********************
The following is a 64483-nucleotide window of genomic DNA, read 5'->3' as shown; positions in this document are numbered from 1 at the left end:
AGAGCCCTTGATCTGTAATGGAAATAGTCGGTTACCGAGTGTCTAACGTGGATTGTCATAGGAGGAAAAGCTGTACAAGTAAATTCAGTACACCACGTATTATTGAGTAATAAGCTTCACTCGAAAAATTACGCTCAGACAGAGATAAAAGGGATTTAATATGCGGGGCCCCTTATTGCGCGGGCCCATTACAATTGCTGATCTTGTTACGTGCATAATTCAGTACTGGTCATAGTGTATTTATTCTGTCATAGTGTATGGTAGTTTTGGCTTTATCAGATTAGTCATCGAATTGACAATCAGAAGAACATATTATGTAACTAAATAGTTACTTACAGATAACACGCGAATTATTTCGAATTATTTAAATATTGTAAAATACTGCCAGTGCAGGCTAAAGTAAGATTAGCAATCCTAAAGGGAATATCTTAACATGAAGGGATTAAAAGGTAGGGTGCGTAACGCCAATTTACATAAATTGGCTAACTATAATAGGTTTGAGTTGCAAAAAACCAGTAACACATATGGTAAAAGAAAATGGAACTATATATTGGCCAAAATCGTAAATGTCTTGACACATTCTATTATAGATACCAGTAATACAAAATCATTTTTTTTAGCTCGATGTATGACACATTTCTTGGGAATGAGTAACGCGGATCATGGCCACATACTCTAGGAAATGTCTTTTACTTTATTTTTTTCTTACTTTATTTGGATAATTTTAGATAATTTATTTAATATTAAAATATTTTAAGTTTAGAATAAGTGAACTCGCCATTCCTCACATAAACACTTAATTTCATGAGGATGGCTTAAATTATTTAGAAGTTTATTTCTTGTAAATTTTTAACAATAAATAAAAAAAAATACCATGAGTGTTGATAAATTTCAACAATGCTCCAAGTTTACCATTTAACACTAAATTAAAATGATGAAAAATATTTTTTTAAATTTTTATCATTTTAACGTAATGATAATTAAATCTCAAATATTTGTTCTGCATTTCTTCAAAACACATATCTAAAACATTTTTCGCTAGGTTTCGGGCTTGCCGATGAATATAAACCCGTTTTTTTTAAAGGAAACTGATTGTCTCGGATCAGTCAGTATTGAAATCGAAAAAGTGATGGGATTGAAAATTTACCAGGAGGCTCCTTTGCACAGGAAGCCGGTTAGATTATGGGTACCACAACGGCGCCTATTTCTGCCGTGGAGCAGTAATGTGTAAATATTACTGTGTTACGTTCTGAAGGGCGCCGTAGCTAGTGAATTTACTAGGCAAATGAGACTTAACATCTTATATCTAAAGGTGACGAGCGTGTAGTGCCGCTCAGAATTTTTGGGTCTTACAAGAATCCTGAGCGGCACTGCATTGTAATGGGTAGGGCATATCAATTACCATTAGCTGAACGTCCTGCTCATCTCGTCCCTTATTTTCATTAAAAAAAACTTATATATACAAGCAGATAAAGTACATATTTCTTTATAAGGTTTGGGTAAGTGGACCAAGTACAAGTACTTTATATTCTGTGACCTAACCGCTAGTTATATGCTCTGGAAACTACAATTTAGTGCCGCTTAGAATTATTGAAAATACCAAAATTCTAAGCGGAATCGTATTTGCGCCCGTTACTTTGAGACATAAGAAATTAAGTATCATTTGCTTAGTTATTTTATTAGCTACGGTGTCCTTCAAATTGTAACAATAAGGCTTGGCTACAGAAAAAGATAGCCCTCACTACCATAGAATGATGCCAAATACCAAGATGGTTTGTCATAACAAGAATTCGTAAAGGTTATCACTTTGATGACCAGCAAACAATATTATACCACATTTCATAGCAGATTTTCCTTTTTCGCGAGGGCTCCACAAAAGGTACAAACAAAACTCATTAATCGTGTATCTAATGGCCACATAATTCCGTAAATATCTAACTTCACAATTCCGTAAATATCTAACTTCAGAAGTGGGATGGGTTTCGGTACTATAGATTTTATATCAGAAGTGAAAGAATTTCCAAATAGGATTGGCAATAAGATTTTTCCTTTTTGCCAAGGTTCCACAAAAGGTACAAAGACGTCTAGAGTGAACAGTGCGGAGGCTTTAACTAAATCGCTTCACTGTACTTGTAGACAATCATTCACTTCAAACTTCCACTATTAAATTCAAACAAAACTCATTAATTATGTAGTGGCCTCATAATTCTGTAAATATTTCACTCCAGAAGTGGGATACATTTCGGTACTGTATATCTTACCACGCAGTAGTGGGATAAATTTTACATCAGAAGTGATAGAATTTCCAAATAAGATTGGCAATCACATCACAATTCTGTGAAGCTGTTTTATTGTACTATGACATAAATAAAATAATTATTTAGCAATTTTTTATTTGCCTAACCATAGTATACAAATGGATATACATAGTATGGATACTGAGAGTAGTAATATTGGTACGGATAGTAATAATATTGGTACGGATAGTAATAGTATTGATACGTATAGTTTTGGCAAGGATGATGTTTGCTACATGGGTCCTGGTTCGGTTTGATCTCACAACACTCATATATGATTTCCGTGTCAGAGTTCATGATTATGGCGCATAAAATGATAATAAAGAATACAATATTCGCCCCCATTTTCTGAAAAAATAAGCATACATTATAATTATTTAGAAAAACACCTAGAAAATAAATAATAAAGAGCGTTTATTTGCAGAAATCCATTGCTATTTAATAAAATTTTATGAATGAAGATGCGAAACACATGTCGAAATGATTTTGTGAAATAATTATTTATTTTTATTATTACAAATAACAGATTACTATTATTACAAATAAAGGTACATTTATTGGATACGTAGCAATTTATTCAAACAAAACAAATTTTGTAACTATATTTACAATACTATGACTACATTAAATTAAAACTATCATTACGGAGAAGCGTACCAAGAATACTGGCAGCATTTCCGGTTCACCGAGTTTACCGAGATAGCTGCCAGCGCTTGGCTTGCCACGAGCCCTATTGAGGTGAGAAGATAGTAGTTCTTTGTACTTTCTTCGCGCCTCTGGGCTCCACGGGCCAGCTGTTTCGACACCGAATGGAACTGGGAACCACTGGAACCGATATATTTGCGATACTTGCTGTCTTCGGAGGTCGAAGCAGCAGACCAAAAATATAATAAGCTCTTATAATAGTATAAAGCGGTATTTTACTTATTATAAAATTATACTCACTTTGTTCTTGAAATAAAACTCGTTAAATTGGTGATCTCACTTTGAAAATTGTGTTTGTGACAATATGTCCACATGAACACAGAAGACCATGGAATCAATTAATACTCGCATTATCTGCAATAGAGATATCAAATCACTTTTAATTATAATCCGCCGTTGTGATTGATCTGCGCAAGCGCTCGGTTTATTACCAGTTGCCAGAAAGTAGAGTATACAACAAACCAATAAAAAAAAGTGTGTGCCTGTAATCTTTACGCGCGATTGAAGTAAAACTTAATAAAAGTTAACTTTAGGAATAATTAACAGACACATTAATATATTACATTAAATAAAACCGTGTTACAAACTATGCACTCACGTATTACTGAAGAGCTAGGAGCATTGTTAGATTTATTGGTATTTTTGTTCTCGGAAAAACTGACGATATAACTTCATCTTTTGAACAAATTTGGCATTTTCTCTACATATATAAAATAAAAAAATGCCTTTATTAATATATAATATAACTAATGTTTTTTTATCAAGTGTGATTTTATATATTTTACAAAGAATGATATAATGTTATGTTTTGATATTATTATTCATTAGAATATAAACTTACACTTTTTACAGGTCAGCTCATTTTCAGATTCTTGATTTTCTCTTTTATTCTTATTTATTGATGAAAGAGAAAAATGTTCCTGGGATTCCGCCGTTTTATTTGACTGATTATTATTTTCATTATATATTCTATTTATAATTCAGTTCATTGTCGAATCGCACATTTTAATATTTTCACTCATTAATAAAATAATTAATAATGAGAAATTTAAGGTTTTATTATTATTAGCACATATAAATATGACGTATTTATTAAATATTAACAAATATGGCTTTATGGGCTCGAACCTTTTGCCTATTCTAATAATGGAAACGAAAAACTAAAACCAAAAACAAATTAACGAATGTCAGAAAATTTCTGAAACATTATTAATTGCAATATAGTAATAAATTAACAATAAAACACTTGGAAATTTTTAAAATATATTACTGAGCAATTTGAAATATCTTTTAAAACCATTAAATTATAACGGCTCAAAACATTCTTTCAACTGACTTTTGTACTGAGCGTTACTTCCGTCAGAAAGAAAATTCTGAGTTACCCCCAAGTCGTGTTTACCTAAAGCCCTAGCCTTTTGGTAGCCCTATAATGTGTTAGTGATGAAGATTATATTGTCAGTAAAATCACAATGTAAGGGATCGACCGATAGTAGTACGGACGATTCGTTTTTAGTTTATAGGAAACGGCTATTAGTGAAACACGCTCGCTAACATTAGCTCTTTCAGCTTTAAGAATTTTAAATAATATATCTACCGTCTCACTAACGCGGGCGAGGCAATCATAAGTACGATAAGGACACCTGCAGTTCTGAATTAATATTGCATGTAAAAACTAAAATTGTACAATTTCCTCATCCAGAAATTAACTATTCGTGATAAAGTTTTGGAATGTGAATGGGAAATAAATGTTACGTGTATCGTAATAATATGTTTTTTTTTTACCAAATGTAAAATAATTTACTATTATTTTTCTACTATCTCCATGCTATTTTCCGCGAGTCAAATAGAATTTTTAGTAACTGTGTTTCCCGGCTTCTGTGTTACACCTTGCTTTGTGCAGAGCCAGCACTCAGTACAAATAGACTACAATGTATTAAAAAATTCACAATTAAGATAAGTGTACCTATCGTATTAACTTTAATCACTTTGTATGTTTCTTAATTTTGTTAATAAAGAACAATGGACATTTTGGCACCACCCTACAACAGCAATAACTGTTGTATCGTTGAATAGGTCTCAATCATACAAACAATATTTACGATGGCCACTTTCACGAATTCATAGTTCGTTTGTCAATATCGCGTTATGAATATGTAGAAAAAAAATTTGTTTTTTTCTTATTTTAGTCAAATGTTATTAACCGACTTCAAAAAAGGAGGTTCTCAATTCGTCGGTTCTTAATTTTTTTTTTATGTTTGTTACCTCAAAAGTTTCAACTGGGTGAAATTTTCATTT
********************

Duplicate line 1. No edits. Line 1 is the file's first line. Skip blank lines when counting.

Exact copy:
The following is a 64483-nucleotide window of genomic DNA, read 5'->3' as shown; positions in this document are numbered from 1 at the left end: